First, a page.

The articles in the NIV Archaeological Study Bible are arranged in five general categories: Archaeological Sites; Cultural and Historical Notes; Ancient Peoples; Lands and Rulers; The Reliability of the Bible; and Ancient Texts and Artifacts.  The articles in the ESV Archaeology Study Bible are not grouped thematically like this, but cover much the same information.

If I were to generalize, I would say that the notes and book introductions in the NIV Archaeological Study Bible are more in-depth, while the ESV Archaeology Study Bible has more maps and diagrams throughout to illuminate the text.

I will admit that I was disappointed in the ESV Study Bible for inexplicably leaving out the latest research on Ai in Joshua 7 & 8 (an area I have an interest in).  They only considered the older theory of et-Tell as the site of Joshua’s Ai, despite the numerous problems with this identification.  On the other hand, nearby Khirbet el-Maqatir, which fits all of the biblical requirements and was excavated from 1995-2016 by the Associates for Biblical Research leading to its identification as the actual site of Joshua’s Ai, was not even mentioned.  This sort of omission is inexcusable.

Perhaps the best way to compare the content of the two is to show you pictures of each side-by-side:

esvmatthewtext
ESV Archaeology Study Bible Layout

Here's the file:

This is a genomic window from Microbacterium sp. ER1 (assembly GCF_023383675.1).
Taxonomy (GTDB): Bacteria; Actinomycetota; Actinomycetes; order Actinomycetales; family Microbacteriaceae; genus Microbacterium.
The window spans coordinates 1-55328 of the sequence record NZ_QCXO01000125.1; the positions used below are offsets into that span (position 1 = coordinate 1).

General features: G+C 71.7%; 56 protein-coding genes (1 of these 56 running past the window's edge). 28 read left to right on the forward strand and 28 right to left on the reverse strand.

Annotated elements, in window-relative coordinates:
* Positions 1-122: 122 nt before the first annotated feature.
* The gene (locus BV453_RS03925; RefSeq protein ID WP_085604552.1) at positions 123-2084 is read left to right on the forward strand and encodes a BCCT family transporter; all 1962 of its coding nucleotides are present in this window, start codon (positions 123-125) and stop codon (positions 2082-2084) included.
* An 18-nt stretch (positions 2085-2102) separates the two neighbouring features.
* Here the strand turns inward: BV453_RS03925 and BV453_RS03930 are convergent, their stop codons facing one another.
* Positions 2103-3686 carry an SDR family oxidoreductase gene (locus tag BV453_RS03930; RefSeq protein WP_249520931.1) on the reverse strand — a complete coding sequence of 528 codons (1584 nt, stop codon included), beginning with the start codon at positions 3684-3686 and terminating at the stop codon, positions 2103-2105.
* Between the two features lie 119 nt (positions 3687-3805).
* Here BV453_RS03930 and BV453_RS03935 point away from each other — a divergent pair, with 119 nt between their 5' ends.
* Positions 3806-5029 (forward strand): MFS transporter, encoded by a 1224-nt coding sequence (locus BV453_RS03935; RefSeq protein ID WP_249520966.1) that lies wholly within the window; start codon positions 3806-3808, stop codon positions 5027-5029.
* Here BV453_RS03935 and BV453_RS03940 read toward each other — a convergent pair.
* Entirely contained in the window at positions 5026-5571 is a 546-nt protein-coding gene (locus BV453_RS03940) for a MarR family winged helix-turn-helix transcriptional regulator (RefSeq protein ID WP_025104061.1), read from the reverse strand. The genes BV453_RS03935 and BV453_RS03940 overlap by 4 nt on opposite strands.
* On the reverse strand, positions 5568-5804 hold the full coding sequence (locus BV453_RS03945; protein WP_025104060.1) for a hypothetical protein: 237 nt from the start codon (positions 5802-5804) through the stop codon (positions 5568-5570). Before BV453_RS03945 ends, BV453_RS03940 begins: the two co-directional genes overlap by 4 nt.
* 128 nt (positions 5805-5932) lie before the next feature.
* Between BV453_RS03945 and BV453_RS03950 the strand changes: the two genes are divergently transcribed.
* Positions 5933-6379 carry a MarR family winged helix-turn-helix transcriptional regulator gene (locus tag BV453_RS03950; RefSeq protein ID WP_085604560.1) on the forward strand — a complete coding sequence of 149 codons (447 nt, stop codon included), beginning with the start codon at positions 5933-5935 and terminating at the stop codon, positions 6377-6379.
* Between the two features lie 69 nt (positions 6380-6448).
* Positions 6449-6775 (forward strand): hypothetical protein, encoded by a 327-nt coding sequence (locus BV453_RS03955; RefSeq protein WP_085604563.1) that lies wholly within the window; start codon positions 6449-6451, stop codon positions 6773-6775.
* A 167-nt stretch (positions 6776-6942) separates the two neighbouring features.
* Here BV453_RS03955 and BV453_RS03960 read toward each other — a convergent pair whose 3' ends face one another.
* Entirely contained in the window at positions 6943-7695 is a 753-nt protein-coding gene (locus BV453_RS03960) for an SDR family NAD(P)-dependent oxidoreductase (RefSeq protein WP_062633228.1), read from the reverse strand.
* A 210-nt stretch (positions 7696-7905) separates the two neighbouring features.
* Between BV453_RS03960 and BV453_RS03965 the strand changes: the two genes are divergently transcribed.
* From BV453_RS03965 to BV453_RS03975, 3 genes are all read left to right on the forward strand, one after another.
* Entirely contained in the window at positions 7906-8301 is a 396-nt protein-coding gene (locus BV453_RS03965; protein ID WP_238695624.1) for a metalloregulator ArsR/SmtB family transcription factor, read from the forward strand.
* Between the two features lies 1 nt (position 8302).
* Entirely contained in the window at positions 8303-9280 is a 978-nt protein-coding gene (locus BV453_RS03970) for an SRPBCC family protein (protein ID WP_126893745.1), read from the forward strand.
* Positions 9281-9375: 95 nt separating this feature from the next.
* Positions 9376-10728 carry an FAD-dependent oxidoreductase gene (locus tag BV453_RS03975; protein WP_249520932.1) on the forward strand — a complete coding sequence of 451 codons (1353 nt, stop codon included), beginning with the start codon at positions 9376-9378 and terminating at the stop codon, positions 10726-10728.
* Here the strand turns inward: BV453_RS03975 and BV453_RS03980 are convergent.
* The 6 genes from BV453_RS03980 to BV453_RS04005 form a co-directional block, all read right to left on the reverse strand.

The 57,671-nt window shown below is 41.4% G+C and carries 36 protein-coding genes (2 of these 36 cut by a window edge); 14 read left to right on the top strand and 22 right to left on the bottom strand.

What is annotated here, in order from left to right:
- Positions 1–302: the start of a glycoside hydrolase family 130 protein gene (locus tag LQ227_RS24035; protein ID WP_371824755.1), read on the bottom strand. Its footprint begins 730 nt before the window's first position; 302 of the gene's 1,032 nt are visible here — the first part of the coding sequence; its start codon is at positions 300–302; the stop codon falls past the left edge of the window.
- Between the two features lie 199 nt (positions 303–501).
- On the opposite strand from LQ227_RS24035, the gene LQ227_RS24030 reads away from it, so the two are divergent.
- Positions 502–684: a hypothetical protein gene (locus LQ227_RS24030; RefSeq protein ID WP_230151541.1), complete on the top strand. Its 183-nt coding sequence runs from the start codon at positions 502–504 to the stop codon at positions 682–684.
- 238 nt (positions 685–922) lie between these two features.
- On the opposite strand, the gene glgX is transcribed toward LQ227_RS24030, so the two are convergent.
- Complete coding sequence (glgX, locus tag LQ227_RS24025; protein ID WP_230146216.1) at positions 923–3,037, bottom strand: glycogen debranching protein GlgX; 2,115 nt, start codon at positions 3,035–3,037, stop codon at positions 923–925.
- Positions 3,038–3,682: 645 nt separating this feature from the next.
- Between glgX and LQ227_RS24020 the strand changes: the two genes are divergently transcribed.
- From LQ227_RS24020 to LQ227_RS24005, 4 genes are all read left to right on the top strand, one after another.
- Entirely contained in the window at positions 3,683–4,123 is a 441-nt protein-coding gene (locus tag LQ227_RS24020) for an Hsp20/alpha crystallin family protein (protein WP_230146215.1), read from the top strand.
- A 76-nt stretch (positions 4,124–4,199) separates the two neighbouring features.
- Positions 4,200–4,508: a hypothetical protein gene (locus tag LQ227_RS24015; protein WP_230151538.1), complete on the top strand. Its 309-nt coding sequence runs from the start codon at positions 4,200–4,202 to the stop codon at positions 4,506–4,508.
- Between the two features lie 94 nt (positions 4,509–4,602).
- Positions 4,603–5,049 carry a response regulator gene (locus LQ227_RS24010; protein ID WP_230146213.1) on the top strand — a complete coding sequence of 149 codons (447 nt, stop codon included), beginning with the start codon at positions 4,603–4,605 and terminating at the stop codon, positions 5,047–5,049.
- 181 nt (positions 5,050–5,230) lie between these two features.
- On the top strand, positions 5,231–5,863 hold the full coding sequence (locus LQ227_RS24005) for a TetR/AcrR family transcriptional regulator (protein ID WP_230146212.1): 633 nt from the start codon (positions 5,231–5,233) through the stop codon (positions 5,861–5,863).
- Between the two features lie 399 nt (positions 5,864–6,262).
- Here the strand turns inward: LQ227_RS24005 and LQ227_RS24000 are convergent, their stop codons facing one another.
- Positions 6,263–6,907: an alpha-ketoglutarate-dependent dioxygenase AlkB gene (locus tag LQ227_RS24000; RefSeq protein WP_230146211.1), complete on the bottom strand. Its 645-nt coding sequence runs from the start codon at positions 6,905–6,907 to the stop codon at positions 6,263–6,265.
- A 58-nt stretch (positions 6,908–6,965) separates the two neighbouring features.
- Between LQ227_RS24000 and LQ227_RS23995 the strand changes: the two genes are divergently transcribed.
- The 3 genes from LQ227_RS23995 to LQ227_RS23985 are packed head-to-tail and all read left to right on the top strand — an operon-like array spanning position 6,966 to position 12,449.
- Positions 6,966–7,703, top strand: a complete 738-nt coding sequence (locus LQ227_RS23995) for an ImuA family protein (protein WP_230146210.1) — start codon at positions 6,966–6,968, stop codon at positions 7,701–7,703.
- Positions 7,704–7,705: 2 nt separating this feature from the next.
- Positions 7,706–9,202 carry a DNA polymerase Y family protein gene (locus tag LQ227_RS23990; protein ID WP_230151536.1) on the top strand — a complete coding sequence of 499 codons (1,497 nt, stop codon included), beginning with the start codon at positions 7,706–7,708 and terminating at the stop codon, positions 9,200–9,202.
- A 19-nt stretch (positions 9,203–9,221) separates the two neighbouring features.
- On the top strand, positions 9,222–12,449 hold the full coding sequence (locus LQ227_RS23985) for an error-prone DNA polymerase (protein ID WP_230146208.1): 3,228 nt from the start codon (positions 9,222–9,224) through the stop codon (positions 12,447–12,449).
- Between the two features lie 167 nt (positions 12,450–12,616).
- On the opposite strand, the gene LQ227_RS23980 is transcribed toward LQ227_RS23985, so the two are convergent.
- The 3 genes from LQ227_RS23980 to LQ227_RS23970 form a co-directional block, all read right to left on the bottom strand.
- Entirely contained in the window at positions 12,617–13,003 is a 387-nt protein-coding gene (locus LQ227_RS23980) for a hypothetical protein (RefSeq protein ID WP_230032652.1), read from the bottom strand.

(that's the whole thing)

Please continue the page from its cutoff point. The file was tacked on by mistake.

nivsamplepage
NIV Archaeological Study Bible Layout
nivdanielintro
NIV Archaeological Study Bible – Introduction to Daniel
esvdanielintro
ESV Archaeology Study Bible – Introduction to Daniel
nivexodus
NIV Archaeological Study Bible – Article on the Date of the Exodus
esvexods1
ESV Archaeology Study Bible – Article on the Date of the Exodus
esvexodus2
ESV Archaeology Study Bible – Article on the Date of the Exodus

 

 

 

 

 

 

 

 

 

 

 

Summary

If you’re looking for a good, general overview of the relevant discoveries in biblical archaeology, the ESV Archaeology Study Bible is the way to go.  It is up-to-date and easily available.

If you’re looking for a study Bible that is a bit more in-depth, try to find a used copy of the NIV Archaeological Study Bible (it’s out-of-print), or download the Kindle version from Amazon.

I always recommend purchasing books and Bibles through your local Christian bookstore to support local businesses.  You can also purchase them from Amazon using the hotlinks provided.

 

Note:  Neither Crossway, nor Zondervan gave these Bibles to me and neither asked me to write a review.  All of the opinions expressed above are my own.

 

Disclaimer:  Bible Archaeology Report is a participant in the Amazon Services LLC Associates Program, an affiliate advertising program designed to provide a means for us to earn fees by linking to Amazon.com and affiliated sites.